Well, that's the tricky part, isn't it? Apparently there is some deep feeling of gender. Female energy, male energy. Lots of people seem to have some sense of what that is. Finding terms that are not about appearance is really quite difficult.

I see stereotypes, some negative, some positive. I see "female" being thought of as submissive, emotional, quiet, weak, flirty, giggly, silly, nurturing, creative, helpful, multi-tasking, intuitive, and kind.

I see "male" being thought of as dominant, strong, aggressive, logical, loud, warriors, leaders, sensible, messy, clumsy, lusty, confident, competitive, and practical.

It's all bollocks. These are all traits that could apply to anyone, and most of us could pick a few from both lists.

So, what exactly defines male and female? The answer seems to be, you know one when you see one. Perhaps that's why we put so much emphasis on looks? But perhaps far more important is that you know who you are.

Transgender people tell us that they feel it on the inside, and it conflicts with what's on the outside. I have to be honest, if it were not for the fact that I can see I'm a girl in the mirror, I don't know how I'd know. I don't feel a gender. I just feel Melanie.

So, either I am 100% in tune on the inside and outside, and it's never been an issue, so I haven't had to think about it, and yay me, OR my internal gender is androgynous. Either way, it makes no difference. What it does mean is that I haven't suffered the agony of my gender being at odds with my body.

It also means I don't understand transgender people. You see? At the same time it means I'm extremely sympathetic towards them, because if you stuck a label on me and insisted that I look like this and behave like this, I'd be mightily pissed off. On the occasions in my life when I was told I couldn't do X because I was a girl, I did it anyway. Fuck that.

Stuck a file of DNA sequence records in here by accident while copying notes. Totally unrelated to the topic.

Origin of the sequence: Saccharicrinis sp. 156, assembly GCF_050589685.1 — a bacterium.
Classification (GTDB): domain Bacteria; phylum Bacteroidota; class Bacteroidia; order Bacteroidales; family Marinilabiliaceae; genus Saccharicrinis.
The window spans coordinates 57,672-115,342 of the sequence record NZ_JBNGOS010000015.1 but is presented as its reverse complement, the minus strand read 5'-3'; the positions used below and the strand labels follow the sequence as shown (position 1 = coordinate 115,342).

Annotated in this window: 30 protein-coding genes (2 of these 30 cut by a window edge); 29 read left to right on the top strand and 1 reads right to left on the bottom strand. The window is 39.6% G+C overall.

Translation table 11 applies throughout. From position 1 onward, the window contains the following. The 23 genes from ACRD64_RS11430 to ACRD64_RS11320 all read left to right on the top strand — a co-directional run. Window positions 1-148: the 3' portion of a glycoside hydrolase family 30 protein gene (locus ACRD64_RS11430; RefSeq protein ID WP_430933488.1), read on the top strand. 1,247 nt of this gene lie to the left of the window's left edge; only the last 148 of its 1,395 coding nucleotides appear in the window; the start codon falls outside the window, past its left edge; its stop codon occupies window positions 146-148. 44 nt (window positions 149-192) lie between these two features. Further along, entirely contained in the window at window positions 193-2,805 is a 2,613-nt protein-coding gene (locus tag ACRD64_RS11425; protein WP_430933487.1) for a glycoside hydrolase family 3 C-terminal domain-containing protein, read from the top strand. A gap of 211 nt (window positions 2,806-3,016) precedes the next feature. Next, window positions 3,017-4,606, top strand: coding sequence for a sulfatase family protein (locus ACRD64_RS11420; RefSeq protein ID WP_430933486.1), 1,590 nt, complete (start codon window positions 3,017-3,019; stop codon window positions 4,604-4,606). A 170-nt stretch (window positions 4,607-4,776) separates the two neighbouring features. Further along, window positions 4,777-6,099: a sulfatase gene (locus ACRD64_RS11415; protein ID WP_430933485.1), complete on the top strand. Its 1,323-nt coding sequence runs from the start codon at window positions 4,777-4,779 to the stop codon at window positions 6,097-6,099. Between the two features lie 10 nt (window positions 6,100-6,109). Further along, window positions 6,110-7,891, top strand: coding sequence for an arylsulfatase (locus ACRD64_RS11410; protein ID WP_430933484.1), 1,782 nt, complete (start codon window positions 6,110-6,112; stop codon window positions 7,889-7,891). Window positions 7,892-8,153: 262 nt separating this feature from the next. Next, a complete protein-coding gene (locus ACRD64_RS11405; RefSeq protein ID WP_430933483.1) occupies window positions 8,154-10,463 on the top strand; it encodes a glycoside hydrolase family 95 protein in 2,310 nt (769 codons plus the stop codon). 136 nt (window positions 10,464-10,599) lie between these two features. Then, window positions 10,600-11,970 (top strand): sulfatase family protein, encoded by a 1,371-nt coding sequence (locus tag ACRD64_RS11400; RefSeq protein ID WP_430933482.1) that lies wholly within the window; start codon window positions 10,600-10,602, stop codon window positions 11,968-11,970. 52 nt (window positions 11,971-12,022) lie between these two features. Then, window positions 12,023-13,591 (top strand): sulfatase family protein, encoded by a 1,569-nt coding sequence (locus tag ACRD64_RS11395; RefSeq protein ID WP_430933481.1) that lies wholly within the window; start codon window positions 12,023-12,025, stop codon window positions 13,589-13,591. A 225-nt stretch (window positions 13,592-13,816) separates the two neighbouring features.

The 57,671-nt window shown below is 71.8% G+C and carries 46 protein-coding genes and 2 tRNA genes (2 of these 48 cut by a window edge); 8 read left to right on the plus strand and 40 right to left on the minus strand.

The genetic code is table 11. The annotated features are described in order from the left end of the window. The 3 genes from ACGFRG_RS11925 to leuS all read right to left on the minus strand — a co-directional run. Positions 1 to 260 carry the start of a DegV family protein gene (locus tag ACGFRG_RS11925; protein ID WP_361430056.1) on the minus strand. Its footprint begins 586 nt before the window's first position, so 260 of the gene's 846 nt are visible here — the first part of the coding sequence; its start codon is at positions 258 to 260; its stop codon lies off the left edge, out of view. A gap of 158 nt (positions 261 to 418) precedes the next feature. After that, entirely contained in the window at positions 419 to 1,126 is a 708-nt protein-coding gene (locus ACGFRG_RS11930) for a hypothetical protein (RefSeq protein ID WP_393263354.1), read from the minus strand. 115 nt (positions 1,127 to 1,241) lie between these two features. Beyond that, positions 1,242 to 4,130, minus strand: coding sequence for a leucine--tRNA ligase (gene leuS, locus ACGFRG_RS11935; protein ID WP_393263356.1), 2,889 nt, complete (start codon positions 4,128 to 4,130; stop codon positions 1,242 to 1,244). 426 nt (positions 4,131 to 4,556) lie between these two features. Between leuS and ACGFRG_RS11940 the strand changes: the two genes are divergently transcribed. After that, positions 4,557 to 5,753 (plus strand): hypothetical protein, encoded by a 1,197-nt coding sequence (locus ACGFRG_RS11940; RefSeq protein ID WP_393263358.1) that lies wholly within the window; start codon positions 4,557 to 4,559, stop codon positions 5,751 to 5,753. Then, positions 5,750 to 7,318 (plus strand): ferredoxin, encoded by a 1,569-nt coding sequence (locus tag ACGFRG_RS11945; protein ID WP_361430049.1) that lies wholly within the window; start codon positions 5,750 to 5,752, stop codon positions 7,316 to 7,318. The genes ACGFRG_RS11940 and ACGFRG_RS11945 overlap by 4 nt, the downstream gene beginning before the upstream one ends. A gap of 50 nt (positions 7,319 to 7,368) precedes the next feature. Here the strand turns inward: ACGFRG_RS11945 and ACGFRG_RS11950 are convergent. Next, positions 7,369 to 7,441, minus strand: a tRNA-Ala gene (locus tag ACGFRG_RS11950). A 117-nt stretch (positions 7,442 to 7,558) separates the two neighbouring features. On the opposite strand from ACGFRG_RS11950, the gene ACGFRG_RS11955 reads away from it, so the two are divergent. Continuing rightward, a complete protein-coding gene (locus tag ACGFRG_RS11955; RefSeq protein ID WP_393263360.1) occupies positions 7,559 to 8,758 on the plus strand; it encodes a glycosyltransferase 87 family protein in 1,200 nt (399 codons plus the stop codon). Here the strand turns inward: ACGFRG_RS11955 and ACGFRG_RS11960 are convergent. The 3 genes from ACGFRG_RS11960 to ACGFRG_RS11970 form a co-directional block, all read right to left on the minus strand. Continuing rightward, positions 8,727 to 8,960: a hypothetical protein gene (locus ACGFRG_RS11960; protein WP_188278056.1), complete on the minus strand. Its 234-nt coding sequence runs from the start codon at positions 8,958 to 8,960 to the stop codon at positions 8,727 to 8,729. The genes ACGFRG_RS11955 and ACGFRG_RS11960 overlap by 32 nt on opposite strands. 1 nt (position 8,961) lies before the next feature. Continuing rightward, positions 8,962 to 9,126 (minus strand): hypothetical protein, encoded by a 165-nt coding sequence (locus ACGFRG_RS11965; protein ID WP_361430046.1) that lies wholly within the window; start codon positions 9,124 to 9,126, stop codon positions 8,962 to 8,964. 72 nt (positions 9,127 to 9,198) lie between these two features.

I'm all girl. I knit, I sew, I had babies with ease, I don't even have hairy legs. But I don't like feeling confined by expectations of others, and I don't see why anyone else should be.

See, it's not your body, it's not your life, and your opinion of transgender people is invalid.

My suggestion is to get over yourself.


  1. I pretty much never wear "girl" clothes except for underwear. I like yard work and grilling food outdoors and I liked using a backhoe and digging water lines and lateral lines for septic systems. The manly kind of work where I feel like I accomplished something at the end of the day. I don't like knitting or sewing or anything "girl" stuff. But I am definitely a girl. I never felt like a boy. So I don't have any clue about transgender either. But mostly I just don't think it is any of my business. I mean with Jenner she put herself on the cover of a magazine and the media took hold like a dog with a bone. I applaud her for being brave enough to do it all publicly. But I still don't think it is anyone's business.

  2. Well said, Melanie--Maybe the English/American mindset considers less about promoting gender awareness, since our very language overlooks the issue? Step outside the 'borders' into other places (German, French, Spanish) and the very words used have a particular gender applied to them. The terminology we use is not shaded by gender (male, female, neutral), and while we might imagine that may open us to the spectrum of it all, it has served to narrow our thinking, I think, into relying on what we "see." Language, being more emotive, digs a little deeper into the heart/emotion/energy behind the descriptive labels and words we use. I used to think it a bit of a hurdle trying to remember gender in how to write or express a particular word. This very paradox is what is now on display for us all to consider...and being compassionate toward those of us who are actively seeking to identify themselves is the least we can do; no matter where we ourselves feel we stand on the issue or our own identity.